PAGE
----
Firstly, remove the valve cover and visually inspect the camshaft for excessive end play. A maximum end play of 0.02 inch is allowed. If the end play is 0.02 inches, then you can move to the fix section of the article.
If there is excessive play, then you may proceed to plug in a scan tool to scan the vehicle for the P1261 code. Ensure there is no stored code before you carry out the scan.
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How to Fix
Honda recommends that the cylinder head assembly be replaced to resolve the code. Neglecting the trouble code can cause further damage to the engine and the overall performance of your vehicle.
Replacing the TDC sensor could also resolve the issue if the sensor was already damaged.
You should follow the steps listed below to fix the P1361 code in your Honda vehicle.
- Remove the cylinder head and discard it
- Physically examined the TDC sensor and timing belt cover for cracks or other damages. Replace the damaged components
- Replace the old cylinder head with a new one
- Check and fill the oil level
- Carry out an idle learn procedure on your vehicle
Can You Drive With a P1361 Code?
As engine misfiring and even stalling are two common symptoms of this trouble code, I do not recommend attempting to drive the car under any circumstances. You risk causing further damage to the engine, which will surely result in a greater repair bill.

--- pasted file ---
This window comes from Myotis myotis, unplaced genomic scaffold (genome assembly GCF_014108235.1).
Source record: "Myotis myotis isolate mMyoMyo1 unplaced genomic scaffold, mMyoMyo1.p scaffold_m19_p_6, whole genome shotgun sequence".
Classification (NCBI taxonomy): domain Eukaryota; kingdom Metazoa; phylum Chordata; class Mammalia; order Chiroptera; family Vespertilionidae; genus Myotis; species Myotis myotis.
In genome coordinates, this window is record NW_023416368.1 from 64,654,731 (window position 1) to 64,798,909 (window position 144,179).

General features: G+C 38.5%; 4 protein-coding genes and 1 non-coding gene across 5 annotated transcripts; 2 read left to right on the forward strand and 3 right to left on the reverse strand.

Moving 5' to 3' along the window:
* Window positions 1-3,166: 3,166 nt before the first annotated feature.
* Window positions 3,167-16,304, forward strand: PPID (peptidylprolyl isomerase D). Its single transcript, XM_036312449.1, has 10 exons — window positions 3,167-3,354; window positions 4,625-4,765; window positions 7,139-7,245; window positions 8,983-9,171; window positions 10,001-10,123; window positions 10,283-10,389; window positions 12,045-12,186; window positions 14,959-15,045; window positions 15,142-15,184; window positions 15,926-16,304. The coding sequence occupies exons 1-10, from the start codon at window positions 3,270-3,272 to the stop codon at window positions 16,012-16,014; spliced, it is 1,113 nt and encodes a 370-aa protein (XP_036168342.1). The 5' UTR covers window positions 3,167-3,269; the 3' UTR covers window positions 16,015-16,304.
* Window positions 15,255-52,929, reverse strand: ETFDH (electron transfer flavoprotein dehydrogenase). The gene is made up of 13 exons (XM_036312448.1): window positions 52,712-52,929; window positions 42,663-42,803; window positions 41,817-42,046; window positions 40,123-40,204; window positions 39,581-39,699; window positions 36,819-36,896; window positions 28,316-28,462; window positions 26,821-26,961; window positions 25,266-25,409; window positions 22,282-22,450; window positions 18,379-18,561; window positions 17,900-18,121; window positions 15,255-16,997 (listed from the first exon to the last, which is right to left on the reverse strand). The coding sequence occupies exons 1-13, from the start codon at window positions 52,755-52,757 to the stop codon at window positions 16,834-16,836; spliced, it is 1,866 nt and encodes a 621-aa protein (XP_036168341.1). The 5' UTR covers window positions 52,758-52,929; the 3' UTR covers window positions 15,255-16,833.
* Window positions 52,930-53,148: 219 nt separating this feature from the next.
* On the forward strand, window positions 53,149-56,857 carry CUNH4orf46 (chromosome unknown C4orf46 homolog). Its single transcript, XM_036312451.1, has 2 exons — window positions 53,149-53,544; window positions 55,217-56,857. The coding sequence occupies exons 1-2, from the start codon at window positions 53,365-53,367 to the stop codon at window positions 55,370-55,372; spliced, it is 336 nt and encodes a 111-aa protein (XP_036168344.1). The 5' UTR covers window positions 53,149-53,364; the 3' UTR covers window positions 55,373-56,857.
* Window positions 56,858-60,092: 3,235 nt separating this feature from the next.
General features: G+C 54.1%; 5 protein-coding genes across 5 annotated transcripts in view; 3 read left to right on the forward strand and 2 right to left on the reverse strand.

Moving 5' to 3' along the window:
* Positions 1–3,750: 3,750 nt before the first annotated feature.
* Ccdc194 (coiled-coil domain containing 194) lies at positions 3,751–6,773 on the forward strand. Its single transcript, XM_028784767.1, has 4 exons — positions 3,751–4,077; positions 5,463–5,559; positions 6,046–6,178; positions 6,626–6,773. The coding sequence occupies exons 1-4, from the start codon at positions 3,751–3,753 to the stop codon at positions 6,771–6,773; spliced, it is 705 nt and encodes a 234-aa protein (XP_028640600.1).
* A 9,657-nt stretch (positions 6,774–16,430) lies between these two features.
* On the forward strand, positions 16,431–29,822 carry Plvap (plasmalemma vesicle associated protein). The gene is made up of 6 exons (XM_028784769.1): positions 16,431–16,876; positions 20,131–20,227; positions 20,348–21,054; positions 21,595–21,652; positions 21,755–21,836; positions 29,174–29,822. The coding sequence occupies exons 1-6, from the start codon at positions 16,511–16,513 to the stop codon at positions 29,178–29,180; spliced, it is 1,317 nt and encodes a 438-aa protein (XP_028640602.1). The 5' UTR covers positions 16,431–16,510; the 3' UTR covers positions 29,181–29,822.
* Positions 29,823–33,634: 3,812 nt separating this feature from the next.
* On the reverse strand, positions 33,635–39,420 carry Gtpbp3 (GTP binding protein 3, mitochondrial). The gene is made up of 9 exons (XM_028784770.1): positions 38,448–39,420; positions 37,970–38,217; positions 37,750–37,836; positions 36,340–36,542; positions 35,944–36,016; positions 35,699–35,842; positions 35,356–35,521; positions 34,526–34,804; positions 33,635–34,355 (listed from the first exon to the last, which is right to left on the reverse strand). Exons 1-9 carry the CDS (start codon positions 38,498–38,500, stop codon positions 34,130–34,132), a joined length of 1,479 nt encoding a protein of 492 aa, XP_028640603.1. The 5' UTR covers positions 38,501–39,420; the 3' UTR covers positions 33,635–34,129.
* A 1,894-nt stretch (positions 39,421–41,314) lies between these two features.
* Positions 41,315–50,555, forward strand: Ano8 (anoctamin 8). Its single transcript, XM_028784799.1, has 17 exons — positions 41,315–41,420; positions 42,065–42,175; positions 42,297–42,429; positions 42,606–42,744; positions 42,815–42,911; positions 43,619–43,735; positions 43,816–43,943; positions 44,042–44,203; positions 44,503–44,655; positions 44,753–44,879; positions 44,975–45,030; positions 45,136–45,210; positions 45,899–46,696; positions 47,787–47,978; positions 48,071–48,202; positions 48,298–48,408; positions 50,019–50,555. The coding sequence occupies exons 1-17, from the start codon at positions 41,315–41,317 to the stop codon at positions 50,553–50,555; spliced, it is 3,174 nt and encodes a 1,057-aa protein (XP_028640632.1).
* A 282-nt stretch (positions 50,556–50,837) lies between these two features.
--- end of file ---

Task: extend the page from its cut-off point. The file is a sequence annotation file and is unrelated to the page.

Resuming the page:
If the symptoms have only started showing and the misfire is not that bad, you may be able to drive the car to your nearest repair garage and have a professional mechanic check the vehicle.
If the car has developed a hard start already, you might want to consider a mobile mechanic or a tow truck.
The PCM sets the code P1361 to indicate that your TDC sensor or its connection is faulty. This problem comes with many symptoms like rough idling and difficulty in engine start. These symptoms make driving your vehicle hard and, in most cases, impossible.
It is crucial that the code is taken seriously and fixed immediately to avoid further damage to the engine. Fixing a P1361 trouble code will require expert knowledge and tools; hence it will be impossible to repair by a DIY-er.
Mark is a senior editor for Mechanic Ask, creating tech-focused articles about diagnostics, tools, and new auto servicing methods. He attends industry shows to stay current. With a mechanical engineering degree, Mark is able to translate complex technical details into explanations understandable for shop owners and technicians. His articles help shops improve processes, reduce costs, and boost productivity.